WHOEVER COINED the saying "There is no such thing as a free lunch" clearly was not sitting down to dine with Sixers general manager and president of basketball operations Sam Hinkie.

Late Sunday, the Sixers waived center JaVale McGee, whom they acquired from the Denver Nuggets on Feb. 19.

As a result, the Sixers are responsible for a good portion of the $11.25 million McGee is due for the rest of this season and the $12 million he is owed in 2015-16.

McGee averaged 10.2 minutes, 3.0 points and 2.2 rebounds in six games for the Sixers.

When everything is done, McGee will earn around $16 million for a little more than an hour's worth of playing time for the Sixers.

OK, so McGee technically did not get something for giving nothing, but the Sixers are paying a pretty hefty tab for a couple of servings of Hamburger Helper.

Unless the Sixers do the unexpected and sign a maximum-contract free agent this summer, McGee will be the highest-paid player on the payroll for the 2015-16 season, without being on the roster.

If you ever needed more evidence that money in the NBA is tossed around like Monopoly money, this would be it.

For fans, the only money that really matters is what counts against the salary cap. That's the money that could affect how the Sixers are able to conduct business.

That, however, is no concern, because, even with McGee's "dead" money, the Sixers' salary-cap figure going into 2015-16 is projected at $24.1 million, and that would be if they exercised all team options and qualifying offers.

Right now, the Sixers are the only team with a projected payroll of under $32 million for 2015-16.

If, however, you are Sixers principal owner Josh Harris and members of his cabal of investors, you might have some questions about why you are paying millions of dollars to players who have spent little, if any, time actually playing for your basketball team.

With the waiving of McGee, the Sixers have eight players - McGee, Jared Cunningham, Eric Maynor, Ronny Turiaf, Marquis Teague, Christapher Johnson, Jorge Guttierez and Andrei Kirilenko - who are on the 2014-15 payroll, but not on the active roster.

Despite those players being worth around $20 million in salary, only McGee actually played in a game for the Sixers this season.

Again, the basketball side must be separated from the money side, because the prizes in most of the trades that brought in these contracts were draft picks the Sixers acquired.

For instance, Turiaf, who is injured and not able to play this season, was acquired from the Houston Rockets along with a 2015 second-round pick for reserve point guard Alexey Shved.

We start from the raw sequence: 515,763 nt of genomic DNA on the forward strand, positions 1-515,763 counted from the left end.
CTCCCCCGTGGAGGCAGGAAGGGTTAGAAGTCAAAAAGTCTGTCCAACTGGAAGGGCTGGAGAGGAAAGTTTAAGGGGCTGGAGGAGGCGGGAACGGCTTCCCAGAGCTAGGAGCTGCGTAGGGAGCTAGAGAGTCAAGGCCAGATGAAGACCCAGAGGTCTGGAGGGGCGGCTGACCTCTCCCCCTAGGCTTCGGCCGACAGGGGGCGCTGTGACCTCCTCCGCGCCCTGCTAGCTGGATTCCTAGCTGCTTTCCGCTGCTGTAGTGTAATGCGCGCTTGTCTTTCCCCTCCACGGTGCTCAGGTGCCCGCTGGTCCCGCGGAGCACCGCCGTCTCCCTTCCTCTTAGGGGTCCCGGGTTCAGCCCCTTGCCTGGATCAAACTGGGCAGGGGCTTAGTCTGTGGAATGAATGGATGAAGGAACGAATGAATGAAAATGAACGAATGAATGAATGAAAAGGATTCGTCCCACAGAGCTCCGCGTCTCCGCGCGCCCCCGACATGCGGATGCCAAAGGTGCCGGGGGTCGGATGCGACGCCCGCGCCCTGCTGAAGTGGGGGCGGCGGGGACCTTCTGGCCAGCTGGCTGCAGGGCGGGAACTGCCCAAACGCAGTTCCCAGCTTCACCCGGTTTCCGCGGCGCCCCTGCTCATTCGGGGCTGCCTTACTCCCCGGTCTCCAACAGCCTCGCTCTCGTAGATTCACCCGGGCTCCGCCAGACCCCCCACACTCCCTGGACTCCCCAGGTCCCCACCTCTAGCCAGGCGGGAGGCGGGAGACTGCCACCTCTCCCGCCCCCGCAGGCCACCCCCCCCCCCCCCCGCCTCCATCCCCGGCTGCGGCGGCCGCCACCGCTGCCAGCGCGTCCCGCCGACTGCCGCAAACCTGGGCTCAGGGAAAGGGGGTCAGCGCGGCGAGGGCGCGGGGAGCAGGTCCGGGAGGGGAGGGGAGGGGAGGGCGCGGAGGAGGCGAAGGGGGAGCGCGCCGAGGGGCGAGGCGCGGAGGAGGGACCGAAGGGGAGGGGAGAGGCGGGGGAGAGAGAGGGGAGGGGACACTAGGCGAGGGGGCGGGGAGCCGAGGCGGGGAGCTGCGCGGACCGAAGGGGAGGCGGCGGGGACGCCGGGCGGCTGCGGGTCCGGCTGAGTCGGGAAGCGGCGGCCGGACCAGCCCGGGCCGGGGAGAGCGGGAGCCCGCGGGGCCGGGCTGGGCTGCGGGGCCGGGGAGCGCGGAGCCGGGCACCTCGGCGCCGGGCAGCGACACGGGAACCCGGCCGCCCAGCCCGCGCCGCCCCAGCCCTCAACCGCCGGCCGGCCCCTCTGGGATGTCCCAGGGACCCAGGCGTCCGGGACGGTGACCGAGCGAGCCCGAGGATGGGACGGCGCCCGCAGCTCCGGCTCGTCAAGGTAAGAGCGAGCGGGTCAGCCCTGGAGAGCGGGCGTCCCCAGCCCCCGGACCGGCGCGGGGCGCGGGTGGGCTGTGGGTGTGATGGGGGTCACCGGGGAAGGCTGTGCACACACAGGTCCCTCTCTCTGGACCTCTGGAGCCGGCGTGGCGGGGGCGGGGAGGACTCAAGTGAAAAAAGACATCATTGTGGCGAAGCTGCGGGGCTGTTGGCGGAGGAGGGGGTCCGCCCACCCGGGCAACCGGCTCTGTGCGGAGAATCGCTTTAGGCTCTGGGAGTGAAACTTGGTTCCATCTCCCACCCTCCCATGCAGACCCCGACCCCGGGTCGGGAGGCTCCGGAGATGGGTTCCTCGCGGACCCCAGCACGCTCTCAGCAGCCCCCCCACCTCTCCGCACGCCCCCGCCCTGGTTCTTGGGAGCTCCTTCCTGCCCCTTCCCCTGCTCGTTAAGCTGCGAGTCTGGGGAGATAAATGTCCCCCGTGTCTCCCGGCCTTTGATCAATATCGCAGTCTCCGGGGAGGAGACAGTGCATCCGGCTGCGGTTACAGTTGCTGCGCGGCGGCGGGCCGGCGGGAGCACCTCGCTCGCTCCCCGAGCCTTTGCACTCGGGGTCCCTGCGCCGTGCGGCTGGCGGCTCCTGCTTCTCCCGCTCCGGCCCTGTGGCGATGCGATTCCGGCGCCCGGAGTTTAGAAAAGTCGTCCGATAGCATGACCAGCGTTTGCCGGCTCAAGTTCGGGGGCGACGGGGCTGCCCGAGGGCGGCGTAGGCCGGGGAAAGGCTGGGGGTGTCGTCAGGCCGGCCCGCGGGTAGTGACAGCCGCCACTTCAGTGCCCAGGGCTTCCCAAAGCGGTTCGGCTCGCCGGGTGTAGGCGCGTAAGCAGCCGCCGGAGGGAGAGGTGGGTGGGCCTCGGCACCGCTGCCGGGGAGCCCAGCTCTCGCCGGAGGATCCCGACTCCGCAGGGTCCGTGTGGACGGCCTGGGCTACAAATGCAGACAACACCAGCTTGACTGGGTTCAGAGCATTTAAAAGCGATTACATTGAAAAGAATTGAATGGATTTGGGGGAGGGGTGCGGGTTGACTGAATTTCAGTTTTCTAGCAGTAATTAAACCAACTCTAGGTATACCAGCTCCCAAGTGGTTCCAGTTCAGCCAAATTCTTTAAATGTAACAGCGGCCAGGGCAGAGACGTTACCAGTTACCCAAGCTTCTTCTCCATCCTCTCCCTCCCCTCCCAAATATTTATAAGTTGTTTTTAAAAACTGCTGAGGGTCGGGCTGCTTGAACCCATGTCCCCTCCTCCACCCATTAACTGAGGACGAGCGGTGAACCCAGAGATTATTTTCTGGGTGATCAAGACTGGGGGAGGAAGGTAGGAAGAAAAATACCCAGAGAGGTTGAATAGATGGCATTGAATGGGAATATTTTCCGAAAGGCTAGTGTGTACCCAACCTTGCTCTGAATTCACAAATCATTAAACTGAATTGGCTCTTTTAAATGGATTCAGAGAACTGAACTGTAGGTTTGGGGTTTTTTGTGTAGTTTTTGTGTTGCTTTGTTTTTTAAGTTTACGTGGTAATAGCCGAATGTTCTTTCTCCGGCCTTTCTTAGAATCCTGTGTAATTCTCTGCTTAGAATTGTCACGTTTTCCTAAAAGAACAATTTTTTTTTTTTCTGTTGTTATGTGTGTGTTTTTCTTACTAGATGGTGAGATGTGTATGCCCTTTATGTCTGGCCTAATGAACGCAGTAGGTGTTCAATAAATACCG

Turiaf's contract was a throw-in to make the deal work, and he was always going to be waived by the Sixers.

From the basketball angle, this season, the Sixers acquired a protected first-round pick and four second-round picks for eating the contracts of players whom they did not think would contribute to their rebuilding.

It is a conscious strategy that Hinkie has utilized to acquire assets that can be used to help the Sixers acquire more talent down the road.

"One of the ways we are trying to build our team is to transact with other teams," Hinkie said at the NBA trade deadline when he acquired McGee, "to try to help other teams to solve their problems and help other teams with the issues they have as a way to try to build our future . . .

"Ways in which we might use our cap space to help other teams and they might help us for our future. We looked at other deals that were in a similar range, some were much smaller, some were bigger.

"This time last year, we did very similar deals by taking on Eric Maynor and Byron Mullens, and we picked up seconds. This year, we took on JaVale McGee and picked up a first. It became clear to us that we were the lone buyer in that kind of market, and this might be the last opportunity for us to be the lone buyer for contracts like that for the next year's [salary cap] space."

In basketball lingo, that would be getting something for nothing.

In actual dollars and cents, however, the Sixers, by trading for McGee's contract, then waiving him, will end up paying around $16 million for a pick that will, at best, be in the late teens.

According to the website realgm.com, the guaranteed value of the 19th pick in the 2015 draft - the best that could be conveyed to the Sixers for McGee in this draft - is a little more than $4 million guaranteed over three seasons.

The math says the Sixers could end up paying close to $20 million for a player who most likely will be little more than a rotational player.

The money the Sixers have eaten on these waived players will have little, if any, effect, on what they will be able to do in the future and those picks are unquestionable assets.

Still, for those who say that the Sixers got something for nothing in these trades, when did almost $30 million become nothing?

Columns: ph.ly/Smallwood